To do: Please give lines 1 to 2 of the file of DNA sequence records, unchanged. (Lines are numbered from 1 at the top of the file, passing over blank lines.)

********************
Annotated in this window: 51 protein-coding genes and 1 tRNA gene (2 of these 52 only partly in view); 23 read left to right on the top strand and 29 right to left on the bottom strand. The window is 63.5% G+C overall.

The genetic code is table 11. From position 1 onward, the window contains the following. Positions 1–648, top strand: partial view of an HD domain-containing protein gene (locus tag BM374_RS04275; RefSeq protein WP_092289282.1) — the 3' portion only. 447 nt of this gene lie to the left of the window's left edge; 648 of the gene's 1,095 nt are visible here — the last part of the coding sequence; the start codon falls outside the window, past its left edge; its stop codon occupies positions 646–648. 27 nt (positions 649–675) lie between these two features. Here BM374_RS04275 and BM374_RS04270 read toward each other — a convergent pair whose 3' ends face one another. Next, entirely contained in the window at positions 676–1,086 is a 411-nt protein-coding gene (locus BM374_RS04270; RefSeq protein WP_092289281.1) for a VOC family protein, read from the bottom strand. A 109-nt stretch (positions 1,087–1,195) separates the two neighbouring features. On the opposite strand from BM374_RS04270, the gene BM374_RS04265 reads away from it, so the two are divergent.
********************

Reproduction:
Annotated in this window: 51 protein-coding genes and 1 tRNA gene (2 of these 52 only partly in view); 23 read left to right on the top strand and 29 right to left on the bottom strand. The window is 63.5% G+C overall.

The genetic code is table 11. From position 1 onward, the window contains the following. Positions 1–648, top strand: partial view of an HD domain-containing protein gene (locus tag BM374_RS04275; RefSeq protein WP_092289282.1) — the 3' portion only. 447 nt of this gene lie to the left of the window's left edge; 648 of the gene's 1,095 nt are visible here — the last part of the coding sequence; the start codon falls outside the window, past its left edge; its stop codon occupies positions 646–648. 27 nt (positions 649–675) lie between these two features. Here BM374_RS04275 and BM374_RS04270 read toward each other — a convergent pair whose 3' ends face one another. Next, entirely contained in the window at positions 676–1,086 is a 411-nt protein-coding gene (locus BM374_RS04270; RefSeq protein WP_092289281.1) for a VOC family protein, read from the bottom strand. A 109-nt stretch (positions 1,087–1,195) separates the two neighbouring features. On the opposite strand from BM374_RS04270, the gene BM374_RS04265 reads away from it, so the two are divergent.